Their move comes amid global debate about violence against women; some feminists think it’s hypocritical
Some measurements are more important than others.
The bathing suit segment at a recent Miss Peru pageant took an unexpected turn when contestants decided to recite violence against women statistics in their country, instead of their chest, hip and waist measurements, as is often de rigueur. The move comes amid long running debate about whether such competitions perpetuate sexist gender stereotypes and the fallout from the Harvey Weinstein sexual harassment scandal.
The unusual proceedings at the Lima event began with Camila Canicoba, who strutted up front and said: “My measurements are 2,202 cases of feminicide reported in the last nine years in my country.” The bevy of contestants behind her followed suit, reciting data on everything from the number of sex trafficking victims to the percentage of college women assaulted by their partners.
— Amy C (@AmyCoopMayB) October 31, 2017
As the beauty queen hopefuls spoke, the pageant organizers flashed clippings of newspaper stories about violence against women behind them. “There are many women who think their cases are isolated and now they are realizing that they’re not unique, that it’s time to raise their voices,” contest director and former beauty queen Jessica Newton told reporters.
That said, there was some criticism among feminist scholars about discussing such a weighty and emotionally resonant issue during the swim suit proceedings, which have attracted their fair share of controversy. For instance, Miss Teen USA has since shuttered that particular segment of its contest, instead asking contestants to model athletic wear. But others note that this segment was presumably when heterosexual men, who disproportionately perpetrate sexual harassment incidents, pay the most attention.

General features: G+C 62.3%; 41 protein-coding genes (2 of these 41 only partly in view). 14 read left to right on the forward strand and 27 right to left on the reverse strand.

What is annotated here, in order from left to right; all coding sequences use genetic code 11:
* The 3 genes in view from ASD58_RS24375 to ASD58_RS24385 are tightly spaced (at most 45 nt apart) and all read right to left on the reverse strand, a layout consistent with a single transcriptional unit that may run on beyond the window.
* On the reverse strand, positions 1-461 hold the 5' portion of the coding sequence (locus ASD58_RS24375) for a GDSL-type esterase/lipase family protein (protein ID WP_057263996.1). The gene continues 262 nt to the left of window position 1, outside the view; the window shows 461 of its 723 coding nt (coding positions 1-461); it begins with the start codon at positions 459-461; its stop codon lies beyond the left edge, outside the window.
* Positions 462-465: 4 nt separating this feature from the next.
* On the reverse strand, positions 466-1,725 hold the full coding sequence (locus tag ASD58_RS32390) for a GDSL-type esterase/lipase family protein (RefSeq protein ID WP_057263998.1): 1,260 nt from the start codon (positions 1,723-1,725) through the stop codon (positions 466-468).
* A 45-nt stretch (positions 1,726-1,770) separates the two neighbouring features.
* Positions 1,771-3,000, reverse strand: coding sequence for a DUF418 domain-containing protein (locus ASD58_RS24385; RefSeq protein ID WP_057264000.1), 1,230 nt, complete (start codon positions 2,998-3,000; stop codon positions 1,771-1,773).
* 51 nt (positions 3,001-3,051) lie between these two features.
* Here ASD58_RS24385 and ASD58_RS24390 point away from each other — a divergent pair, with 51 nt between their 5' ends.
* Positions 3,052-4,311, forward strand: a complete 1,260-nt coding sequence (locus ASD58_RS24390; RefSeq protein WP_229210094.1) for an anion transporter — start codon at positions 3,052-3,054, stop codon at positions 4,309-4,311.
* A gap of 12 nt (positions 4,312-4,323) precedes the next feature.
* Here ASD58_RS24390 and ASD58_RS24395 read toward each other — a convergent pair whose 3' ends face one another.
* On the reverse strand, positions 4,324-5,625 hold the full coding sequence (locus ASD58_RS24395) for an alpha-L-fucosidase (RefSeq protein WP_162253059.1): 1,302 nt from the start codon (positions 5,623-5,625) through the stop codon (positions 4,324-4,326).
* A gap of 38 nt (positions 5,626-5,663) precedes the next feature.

“Women can walk out naked if they want to. Naked. It’s a personal decision,” Newton said, per BuzzFeed News. “If I walk out in a bathing suit I am just as decent as a woman who walks out in an evening dress.”
In some ways, the Latin American countries are remarkably progressive when it comes to women rights. Among the many females who’ve held paramount political power south of Mexico include Dilma Roussef of Brazil, Cristina Kirchner of Argentina, Laura Chinchilla of Costa Rica and incumbent President Michelle Bachelet of Chile. But recent acts of violence against women in Peru—a TV host was famously kidnapped and beaten by an ex-boyfriend in 2012—and the seeming failure of the country’s justice system to punish perpetrators has brought women’s rights issues to the forefront.
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